31 December, 2005
A post by Kansas Bob prompted this. I saw these adds in Tennis magazine, and frankly thought they were pretty cool. I'm not creative enough to come up with the idea myself, but I'll go with it.
My childhood ambition ... Middle linebacker for the Pittsburgh Steelers. No other position, no other team would do.
My fondest memory ... The day my mother in the Lord sent me home with my first stack of books.
My soundtrack ... Anything I can sing from memory. Right now I'm working on Redemption Songs by Jars of Clay.
My retreat ... Alone on a tennis court, nothing but me and the backboard, hitting that stupid little ball as hard as I can. I find winter a little crazy-making.
My wildest dream ... To know, love, and fellowship with every Christian who lives within a half mile of me.
My proudest moment ... Saying, "No" in 1997.
My biggest challenge ... Ummmm. In case you didn't notice, this is about the most social thing I've ever done in my life.
My alarm clock ... My (company provided) BlackBerry PDA. It's also my cell phone, email fix, prayer journal, blog idea log, ....
My perfect day ... 4 churches get together and share the best of 2006 with each other. I just want to be a part of it.
My first job ... Sandwich maker at Rax. Loved every second of it. 14 hour days, 5 days a week. It was a blast.
My indulgence ... Right now, it's my new Tilley winter hat. As soon as I overcome my guilt, though, I am going to buy a tennis ball machine. I love hitting the backboard, but a machine! Ooohhh!
My last purchase ... Pizza for the kids for New Years
My favorite movie ... Braveheart, but I just finished Serenity with the kids, and DOGGONE! What a flick! I may have a new favorite. Nah. But, CLOSE!
My inspiration ... Trouble. I love trouble.
My life ... Work
My card ... The Jack (of all trades, but master of none)
30 December, 2005
Do you have some idea why you don’t attend church? What is it?
I am now attending a church, but I have lived without attending any church for years at a stretch - intentionally.
The body of Christ is the most beautiful thing on earth. The people with whom I fellowship now are wonderful. Scriptural teaching is edifying. The Lord's day might even be an implied day of worship in the New Testament. None of those things are why I attend a steeple church.
I attend because I love the Lord and they do too. I wish there were somewhere a little more natural to be with His people, but I'll take what I can get.
My top 10 reasons that I did not attend a steeple church:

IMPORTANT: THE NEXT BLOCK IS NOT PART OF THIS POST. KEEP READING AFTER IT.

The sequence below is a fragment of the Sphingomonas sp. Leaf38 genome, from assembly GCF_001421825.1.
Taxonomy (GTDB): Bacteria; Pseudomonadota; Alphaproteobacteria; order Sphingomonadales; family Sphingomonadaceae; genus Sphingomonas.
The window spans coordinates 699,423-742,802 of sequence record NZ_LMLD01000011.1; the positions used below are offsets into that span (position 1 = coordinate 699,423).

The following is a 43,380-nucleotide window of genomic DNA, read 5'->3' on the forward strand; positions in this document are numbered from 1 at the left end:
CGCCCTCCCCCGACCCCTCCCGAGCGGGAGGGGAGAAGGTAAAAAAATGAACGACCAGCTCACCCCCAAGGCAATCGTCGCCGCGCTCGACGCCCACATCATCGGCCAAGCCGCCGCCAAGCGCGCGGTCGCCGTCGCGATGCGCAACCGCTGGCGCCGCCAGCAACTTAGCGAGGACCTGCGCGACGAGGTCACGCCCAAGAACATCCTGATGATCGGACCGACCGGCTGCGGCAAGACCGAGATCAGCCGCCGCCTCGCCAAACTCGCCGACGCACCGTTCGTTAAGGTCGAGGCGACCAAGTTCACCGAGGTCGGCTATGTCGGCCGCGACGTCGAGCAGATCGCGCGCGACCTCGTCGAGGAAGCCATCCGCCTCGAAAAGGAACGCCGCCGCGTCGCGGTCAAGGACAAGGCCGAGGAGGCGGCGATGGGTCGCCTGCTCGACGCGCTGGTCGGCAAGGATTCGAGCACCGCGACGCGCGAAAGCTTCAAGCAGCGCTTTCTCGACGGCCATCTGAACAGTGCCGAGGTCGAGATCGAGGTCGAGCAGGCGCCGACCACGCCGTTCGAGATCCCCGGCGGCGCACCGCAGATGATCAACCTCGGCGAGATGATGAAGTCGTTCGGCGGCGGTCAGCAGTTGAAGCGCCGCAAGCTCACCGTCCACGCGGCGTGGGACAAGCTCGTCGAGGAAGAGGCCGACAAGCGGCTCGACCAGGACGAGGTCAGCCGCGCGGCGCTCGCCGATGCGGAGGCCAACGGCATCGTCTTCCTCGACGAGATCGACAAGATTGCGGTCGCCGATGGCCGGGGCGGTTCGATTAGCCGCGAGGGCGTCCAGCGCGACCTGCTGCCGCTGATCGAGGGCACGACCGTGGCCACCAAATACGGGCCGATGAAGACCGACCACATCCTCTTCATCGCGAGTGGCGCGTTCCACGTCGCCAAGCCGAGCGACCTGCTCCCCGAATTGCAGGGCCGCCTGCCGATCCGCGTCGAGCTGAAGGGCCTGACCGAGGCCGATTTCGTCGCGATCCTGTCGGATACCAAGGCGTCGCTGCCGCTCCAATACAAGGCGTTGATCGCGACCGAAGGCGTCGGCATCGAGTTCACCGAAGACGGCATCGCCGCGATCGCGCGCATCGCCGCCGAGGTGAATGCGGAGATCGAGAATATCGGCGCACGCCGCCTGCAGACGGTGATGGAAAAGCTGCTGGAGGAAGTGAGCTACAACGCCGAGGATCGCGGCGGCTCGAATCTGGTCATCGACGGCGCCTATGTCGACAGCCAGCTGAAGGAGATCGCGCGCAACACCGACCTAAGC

- 10) The liturgy is not listed in Romans
- 9) Driving from all over the city and racing back home again after the meeting is not praised in Corinthians
- 8) Meeting exclusively with people with whom you agree is not found in Phillipians
- 7) An emphasis on right belief over faith and love is not found in Thessalonians
- 6) The thought that every single week, week in and week out, come flood, fire or storm, the Holy Spirit will always inspire the same man to bring exactly 45 minutes of wisdom is not found in Ephesians
- 5) Hoping that the love of the saints for each other can be most perfectly expressed while looking at the back of each other's heads is not found in James
- 4) The holy priesthood offering up the sacrifice of sitting quietly and listening is not found in 1 Peter
- 3) "Feasts of charity" consisting of a wafer and a thimble of grape juice are not found in Jude or 1 Corithians
- 2) The main thing one brother knows about another being his attendance record is not found in Galations
And finally, the number 1 reason I spent so much time outside of "the church," and just may again someday....
- 1) The thought that in a congregation there is only one person who has anything of value to share with the entire church is explicitly contradicted all over the New Testament.
Yeah, I know why I didn't attend a church for so long.
I thank the Lord that this little body of believers has accepted me. Getting to know them is wonderful, and I am happy to be gathering with them every week. Couldn't we just try something a little more scriptural, though?
29 December, 2005
Because over-engineering is still the #1 mistake of smart people.
I was 25, and still a wet-behind the ears mechanic when the new rig rolled in. We were a Caterpillar truck engine shop, and this Freighty had the new 3176 model in it. None of us had ever seen one. (I mean none of the real mechanics had ever seen one. I had barely seen a 3208, and they had been around for decades.) It was in for its initial service, and still in pristine condition. The yellow paint still smelled like acetone.
Pete got the honors. He removed the air ducting, and popped the valve covers. I know this happened because the silence that fell over the shop distracted even me. Not an air wrench was humming.
Papa, Snuffy, Dave, and Bill were all standing on leaf springs and looking down into the new wonder of the world.
I wandered on over.
Their assorted cheap cigars were bouncing up and down as they made meaningful grunting noises that I was still too ignorant to understand. Papa got down first muttering something about pushrods. Snuffy and Bill quickly agreed. Pete added a comment about the cast iron head and an aluminum block spacer. Snuffy wondered whether they would be able to keep oil the in the block from coming out under the spacer.